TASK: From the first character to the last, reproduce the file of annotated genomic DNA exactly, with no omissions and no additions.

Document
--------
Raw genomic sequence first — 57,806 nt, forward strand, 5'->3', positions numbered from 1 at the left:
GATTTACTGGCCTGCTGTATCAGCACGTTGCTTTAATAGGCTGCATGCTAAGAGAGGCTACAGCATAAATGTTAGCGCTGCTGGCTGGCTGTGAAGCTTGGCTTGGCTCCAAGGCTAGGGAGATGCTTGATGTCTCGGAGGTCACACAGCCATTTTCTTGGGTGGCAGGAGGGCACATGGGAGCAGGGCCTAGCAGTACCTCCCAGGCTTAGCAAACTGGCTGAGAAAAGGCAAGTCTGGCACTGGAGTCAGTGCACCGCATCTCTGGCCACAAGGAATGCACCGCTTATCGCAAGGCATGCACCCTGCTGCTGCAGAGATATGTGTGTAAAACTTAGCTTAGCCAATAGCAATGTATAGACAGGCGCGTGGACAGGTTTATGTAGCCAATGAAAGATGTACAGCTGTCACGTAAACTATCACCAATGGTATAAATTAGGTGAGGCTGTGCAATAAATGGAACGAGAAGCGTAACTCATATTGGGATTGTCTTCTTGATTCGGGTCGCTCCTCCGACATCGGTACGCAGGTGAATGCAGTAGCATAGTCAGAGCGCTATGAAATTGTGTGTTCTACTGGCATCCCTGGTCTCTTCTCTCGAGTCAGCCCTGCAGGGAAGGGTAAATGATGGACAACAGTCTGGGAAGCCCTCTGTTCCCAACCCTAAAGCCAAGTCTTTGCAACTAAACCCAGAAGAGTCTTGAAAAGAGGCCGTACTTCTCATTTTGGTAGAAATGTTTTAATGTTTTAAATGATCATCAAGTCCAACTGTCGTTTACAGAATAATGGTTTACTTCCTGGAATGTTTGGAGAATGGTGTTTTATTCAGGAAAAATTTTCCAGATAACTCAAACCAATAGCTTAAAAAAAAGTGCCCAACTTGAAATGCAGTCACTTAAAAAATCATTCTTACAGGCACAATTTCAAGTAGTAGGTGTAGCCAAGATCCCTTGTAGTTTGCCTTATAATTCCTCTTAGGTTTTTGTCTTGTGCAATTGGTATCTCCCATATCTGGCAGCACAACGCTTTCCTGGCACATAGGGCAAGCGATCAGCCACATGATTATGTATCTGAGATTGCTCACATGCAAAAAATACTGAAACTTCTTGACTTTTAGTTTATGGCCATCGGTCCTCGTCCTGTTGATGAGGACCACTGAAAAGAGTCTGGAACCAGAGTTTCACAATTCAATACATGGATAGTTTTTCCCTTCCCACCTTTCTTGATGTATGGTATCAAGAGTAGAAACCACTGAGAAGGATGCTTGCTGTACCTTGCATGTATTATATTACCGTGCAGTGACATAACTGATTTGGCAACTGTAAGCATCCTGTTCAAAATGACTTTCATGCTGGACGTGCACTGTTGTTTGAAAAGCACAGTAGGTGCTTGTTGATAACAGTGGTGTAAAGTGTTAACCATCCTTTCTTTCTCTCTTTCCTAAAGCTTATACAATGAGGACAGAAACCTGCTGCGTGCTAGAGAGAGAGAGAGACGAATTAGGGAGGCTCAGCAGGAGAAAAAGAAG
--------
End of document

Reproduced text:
Raw genomic sequence first — 57,806 nt, forward strand, 5'->3', positions numbered from 1 at the left:
GATTTACTGGCCTGCTGTATCAGCACGTTGCTTTAATAGGCTGCATGCTAAGAGAGGCTACAGCATAAATGTTAGCGCTGCTGGCTGGCTGTGAAGCTTGGCTTGGCTCCAAGGCTAGGGAGATGCTTGATGTCTCGGAGGTCACACAGCCATTTTCTTGGGTGGCAGGAGGGCACATGGGAGCAGGGCCTAGCAGTACCTCCCAGGCTTAGCAAACTGGCTGAGAAAAGGCAAGTCTGGCACTGGAGTCAGTGCACCGCATCTCTGGCCACAAGGAATGCACCGCTTATCGCAAGGCATGCACCCTGCTGCTGCAGAGATATGTGTGTAAAACTTAGCTTAGCCAATAGCAATGTATAGACAGGCGCGTGGACAGGTTTATGTAGCCAATGAAAGATGTACAGCTGTCACGTAAACTATCACCAATGGTATAAATTAGGTGAGGCTGTGCAATAAATGGAACGAGAAGCGTAACTCATATTGGGATTGTCTTCTTGATTCGGGTCGCTCCTCCGACATCGGTACGCAGGTGAATGCAGTAGCATAGTCAGAGCGCTATGAAATTGTGTGTTCTACTGGCATCCCTGGTCTCTTCTCTCGAGTCAGCCCTGCAGGGAAGGGTAAATGATGGACAACAGTCTGGGAAGCCCTCTGTTCCCAACCCTAAAGCCAAGTCTTTGCAACTAAACCCAGAAGAGTCTTGAAAAGAGGCCGTACTTCTCATTTTGGTAGAAATGTTTTAATGTTTTAAATGATCATCAAGTCCAACTGTCGTTTACAGAATAATGGTTTACTTCCTGGAATGTTTGGAGAATGGTGTTTTATTCAGGAAAAATTTTCCAGATAACTCAAACCAATAGCTTAAAAAAAAGTGCCCAACTTGAAATGCAGTCACTTAAAAAATCATTCTTACAGGCACAATTTCAAGTAGTAGGTGTAGCCAAGATCCCTTGTAGTTTGCCTTATAATTCCTCTTAGGTTTTTGTCTTGTGCAATTGGTATCTCCCATATCTGGCAGCACAACGCTTTCCTGGCACATAGGGCAAGCGATCAGCCACATGATTATGTATCTGAGATTGCTCACATGCAAAAAATACTGAAACTTCTTGACTTTTAGTTTATGGCCATCGGTCCTCGTCCTGTTGATGAGGACCACTGAAAAGAGTCTGGAACCAGAGTTTCACAATTCAATACATGGATAGTTTTTCCCTTCCCACCTTTCTTGATGTATGGTATCAAGAGTAGAAACCACTGAGAAGGATGCTTGCTGTACCTTGCATGTATTATATTACCGTGCAGTGACATAACTGATTTGGCAACTGTAAGCATCCTGTTCAAAATGACTTTCATGCTGGACGTGCACTGTTGTTTGAAAAGCACAGTAGGTGCTTGTTGATAACAGTGGTGTAAAGTGTTAACCATCCTTTCTTTCTCTCTTTCCTAAAGCTTATACAATGAGGACAGAAACCTGCTGCGTGCTAGAGAGAGAGAGAGACGAATTAGGGAGGCTCAGCAGGAGAAAAAGAAG